Upper Stair Canyon, 3AIIR
approximately 6 miles
The drive from Phoenix to the San Rafael Swell is long; further than many other canyoneering destinations of southern Utah, so we thought a pit stop was in order to break up the drive. Our “pit stop” had us leave the highway that parallels North Wash and head up into the slick rock expanse along a dirt road a dozen or so miles until our modest vehicle could go no further.
The next morning following a short approach hike we dropped into the upper reaches of Stair Canyon as the drainage immediately slotted up so tight at the bottom we were forced to go high. With our backs against one wall and our feet against the other we shuffled down the canyon. The exposure was sustained and considerable, up to 40- feet off the deck in some places. Of course if you lost your purchase and fell you would never make it down that far. Crumpelstiltskinned! Despite this sustained exposure, the moves were rather easy and straightforward, but for me they were exciting enough.
I am still not sure what my take is on high stemming canyons, also known as Mae West slots. One moment I am having fun, finding a groove and the next I can’t wait until it is over. All the while my lower back is getting rubbed ever more raw from the sandstone. In some places it seems so easy or natural to down climb to the canyon floor where the walls may be wide enough to fit for passage for a short distance. The desire for that warm blanket of solid ground at your feet can be convincing. Of course, the walls are only going to slot up again so tight that you would be forced to climb back up to a position where you could continue high stemming, wasting valuable energy in the process. Eric saw me eyeing the sirens’ song of the canyon bottom from my perch 40 feet up. “Stay away from the forbidden fruit,” he said. He didn’t have to tell me, I learned my lesson in Happy Dog Canyon.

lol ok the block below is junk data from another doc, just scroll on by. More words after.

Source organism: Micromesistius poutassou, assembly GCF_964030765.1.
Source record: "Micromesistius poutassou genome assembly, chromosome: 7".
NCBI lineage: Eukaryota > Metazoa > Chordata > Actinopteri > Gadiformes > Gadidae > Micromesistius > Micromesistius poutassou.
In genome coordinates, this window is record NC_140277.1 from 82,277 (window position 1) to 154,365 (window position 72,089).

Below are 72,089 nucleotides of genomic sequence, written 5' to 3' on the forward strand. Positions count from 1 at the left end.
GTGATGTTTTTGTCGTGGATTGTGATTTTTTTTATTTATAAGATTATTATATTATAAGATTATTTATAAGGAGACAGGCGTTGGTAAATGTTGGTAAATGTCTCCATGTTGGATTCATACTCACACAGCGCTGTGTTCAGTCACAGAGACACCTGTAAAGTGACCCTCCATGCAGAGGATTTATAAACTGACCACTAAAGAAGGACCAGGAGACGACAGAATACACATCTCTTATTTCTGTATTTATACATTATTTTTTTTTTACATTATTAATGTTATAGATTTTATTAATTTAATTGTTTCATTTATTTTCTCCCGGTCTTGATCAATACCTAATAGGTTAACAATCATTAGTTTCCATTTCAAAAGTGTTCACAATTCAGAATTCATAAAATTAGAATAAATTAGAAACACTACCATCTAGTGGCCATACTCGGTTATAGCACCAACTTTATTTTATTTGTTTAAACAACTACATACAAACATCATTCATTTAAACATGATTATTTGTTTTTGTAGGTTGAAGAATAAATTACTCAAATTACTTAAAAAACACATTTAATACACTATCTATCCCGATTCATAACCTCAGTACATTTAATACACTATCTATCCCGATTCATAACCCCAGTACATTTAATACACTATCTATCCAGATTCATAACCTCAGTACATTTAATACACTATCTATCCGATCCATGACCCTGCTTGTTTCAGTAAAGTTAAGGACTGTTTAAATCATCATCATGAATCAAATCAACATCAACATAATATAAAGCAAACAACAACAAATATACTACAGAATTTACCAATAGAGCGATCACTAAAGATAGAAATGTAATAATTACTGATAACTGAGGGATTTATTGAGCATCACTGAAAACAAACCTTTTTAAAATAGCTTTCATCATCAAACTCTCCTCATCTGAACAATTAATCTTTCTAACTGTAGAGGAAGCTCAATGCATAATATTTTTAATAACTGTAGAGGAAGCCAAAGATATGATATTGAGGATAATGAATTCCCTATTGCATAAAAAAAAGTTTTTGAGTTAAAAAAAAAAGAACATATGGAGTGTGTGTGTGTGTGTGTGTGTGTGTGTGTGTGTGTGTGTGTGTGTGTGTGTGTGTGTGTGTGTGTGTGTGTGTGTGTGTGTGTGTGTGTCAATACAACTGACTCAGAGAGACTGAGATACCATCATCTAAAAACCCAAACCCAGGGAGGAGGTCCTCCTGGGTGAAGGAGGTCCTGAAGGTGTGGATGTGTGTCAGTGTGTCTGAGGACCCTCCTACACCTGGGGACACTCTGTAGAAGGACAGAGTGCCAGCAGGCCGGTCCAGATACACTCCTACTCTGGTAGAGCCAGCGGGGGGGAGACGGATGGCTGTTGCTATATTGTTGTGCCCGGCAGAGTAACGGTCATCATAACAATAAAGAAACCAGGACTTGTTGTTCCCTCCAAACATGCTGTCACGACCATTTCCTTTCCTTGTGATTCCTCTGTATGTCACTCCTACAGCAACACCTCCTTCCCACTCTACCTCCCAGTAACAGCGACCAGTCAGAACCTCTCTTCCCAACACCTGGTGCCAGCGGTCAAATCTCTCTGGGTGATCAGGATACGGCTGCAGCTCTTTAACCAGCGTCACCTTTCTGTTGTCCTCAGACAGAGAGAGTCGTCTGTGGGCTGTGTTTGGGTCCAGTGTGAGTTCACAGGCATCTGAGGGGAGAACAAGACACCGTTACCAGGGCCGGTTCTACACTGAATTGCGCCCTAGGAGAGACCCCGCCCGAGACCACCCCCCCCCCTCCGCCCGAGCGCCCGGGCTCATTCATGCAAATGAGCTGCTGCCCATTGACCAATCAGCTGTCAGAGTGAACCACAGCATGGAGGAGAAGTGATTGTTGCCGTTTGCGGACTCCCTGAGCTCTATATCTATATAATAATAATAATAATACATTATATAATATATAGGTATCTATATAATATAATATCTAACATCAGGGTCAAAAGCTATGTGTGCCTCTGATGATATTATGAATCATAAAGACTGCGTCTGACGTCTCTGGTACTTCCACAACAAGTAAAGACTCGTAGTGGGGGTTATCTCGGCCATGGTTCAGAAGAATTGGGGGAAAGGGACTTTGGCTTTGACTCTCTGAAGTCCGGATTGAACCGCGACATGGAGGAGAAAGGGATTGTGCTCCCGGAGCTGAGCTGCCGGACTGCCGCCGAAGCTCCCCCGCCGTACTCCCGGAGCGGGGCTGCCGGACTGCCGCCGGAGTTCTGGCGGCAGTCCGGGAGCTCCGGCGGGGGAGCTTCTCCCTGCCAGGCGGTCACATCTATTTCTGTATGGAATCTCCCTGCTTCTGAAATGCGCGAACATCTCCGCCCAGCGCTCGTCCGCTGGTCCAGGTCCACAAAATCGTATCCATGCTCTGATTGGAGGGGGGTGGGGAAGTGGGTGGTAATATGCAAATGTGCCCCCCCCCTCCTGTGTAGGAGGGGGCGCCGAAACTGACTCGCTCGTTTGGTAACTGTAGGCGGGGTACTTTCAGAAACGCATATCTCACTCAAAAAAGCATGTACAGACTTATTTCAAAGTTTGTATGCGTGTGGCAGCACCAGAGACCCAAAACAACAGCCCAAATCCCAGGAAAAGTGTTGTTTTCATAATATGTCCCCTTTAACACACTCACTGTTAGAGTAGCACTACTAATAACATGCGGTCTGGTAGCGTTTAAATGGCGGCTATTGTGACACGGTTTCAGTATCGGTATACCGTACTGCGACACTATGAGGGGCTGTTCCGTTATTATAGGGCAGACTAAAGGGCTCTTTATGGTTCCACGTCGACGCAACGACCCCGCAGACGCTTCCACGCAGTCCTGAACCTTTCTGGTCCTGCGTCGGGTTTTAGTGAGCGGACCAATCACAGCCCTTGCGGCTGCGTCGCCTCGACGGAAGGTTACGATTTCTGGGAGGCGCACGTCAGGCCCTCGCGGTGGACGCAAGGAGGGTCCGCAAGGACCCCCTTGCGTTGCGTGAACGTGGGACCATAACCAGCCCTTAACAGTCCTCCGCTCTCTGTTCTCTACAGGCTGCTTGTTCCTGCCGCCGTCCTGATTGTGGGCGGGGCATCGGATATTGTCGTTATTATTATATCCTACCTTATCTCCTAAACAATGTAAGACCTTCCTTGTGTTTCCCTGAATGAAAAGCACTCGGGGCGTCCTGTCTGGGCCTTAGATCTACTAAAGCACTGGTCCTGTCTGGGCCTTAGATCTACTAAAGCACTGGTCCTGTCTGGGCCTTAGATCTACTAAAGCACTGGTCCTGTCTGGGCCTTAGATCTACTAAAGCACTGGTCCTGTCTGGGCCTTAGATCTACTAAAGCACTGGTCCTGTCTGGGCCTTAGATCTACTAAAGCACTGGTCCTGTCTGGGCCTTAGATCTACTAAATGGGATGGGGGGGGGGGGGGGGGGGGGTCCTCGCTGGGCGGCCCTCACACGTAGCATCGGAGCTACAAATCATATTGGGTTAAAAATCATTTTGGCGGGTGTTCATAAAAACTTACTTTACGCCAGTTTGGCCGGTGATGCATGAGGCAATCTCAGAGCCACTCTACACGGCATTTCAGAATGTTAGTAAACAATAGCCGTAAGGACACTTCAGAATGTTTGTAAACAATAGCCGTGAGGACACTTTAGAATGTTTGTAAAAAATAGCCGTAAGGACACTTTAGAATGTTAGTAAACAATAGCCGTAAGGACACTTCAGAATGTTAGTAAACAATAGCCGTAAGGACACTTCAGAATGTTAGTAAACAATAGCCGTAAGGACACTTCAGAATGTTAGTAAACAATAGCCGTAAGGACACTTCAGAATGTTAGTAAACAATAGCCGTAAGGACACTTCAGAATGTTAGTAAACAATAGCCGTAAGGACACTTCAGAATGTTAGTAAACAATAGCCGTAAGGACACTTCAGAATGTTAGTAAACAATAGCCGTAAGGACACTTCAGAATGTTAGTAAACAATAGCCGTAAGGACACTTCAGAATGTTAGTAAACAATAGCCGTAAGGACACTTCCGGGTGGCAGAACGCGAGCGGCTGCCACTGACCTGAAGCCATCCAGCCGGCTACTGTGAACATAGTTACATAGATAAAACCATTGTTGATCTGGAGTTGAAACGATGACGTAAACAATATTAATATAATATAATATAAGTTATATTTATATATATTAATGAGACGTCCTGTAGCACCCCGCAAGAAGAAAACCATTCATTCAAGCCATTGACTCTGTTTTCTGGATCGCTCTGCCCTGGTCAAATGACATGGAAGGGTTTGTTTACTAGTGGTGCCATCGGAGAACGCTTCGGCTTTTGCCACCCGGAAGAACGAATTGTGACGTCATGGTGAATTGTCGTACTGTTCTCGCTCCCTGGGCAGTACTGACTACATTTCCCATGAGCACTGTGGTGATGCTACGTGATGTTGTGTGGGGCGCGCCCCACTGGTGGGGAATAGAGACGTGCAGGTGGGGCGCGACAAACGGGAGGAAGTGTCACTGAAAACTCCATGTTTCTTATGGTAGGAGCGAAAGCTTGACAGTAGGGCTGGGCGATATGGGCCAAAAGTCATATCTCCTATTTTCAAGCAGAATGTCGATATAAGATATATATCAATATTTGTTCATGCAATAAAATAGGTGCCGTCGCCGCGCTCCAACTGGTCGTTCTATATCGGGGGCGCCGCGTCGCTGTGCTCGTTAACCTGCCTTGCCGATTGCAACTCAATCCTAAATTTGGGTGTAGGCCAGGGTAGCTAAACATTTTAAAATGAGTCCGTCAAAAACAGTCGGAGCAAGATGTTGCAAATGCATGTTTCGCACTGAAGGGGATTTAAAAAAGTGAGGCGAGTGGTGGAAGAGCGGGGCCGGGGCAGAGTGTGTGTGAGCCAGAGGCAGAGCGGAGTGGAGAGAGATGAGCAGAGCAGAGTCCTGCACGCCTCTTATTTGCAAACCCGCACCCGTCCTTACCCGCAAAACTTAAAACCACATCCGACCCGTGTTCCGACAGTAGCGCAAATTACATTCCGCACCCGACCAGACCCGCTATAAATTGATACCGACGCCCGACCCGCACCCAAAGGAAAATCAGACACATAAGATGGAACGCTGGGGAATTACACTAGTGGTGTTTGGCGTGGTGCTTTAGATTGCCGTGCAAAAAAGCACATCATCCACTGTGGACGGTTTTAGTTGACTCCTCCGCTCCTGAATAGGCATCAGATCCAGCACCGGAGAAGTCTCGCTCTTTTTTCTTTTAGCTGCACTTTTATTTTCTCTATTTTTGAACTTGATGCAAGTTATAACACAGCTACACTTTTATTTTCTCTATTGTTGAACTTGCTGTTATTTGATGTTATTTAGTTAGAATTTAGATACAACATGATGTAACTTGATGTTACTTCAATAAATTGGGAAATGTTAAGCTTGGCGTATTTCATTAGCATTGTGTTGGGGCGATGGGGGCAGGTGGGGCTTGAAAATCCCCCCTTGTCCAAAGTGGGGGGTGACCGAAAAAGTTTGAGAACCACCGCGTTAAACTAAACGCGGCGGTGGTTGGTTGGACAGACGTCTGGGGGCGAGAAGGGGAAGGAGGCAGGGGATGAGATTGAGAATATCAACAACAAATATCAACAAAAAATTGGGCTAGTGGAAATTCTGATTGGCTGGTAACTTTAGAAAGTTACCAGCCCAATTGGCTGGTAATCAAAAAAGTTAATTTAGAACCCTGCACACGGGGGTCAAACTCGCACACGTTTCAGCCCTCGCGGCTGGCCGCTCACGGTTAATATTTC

In the end I value the experience of these Mae West slots and this will undoubtedly not be my last, (but I wouldn’t count on me making a career of it.) First, high stemming is a definitive part of the Colorado Plateau canyoneering experience. By participating in these descents even the easier ones such as Upper Stair Canyon, makes one a more complete canyoneer. The skills also transfer over to other canyon descents where high stemming is not the main course. Even more important, high stemming like perhaps no other discipline of canyoneering, with maybe the exception of multi-pitch big wall rappelling, not only requires but forces you to have total concentration. Your mind is completely devoid of any thoughts except for the task at hand. Not even the slightest mistake is an option, but unlike multi-pitch big wall rappelling, teamwork does not come into play all that much. Conversation is at a minimum. It is just you and the moves that you make with the walls and the space between them.
Shamrock Canyon, 3BIIIR
Coconino National Forest, tributary of West Clear Creek
Laura and I had been trying to get out on a canyon together all summer. With a 9- month old at home our opportunities are few and far between. We had planned on going canyoneering in the middle of the summer but the monsoons kept us at home. A second opportunity presented itself as my parents were out visiting. With a favorable forecast we ventured to Shamrock Canyon. It was wonderful getting to spend some alone time with Laura, particularly in such a beautiful setting. This was Laura’s first descent of Shamrock and my second. The canyon was more challenging than my memory served me, which may have had something to do with the fact that water levels were considerably lower than my previous descent. Never the less we made quick work of the down climbs, rappels, wades and pot hole escapes and reached West Clear Creek all too quickly. The only unpleasant moment during the descent came when Laura had an encounter with some sort of Stinging Nettles species. We relaxed for a while along West Clear Creek before the slog back home. During the hike out Laura and I talked about how few times we have descended technical canyons without the company of others. We could only remember of one previous descent, Stone Donkey. Canyoneering is such a social sport that we cherish that shared time with our friends, but today we were glad it was just the two of us.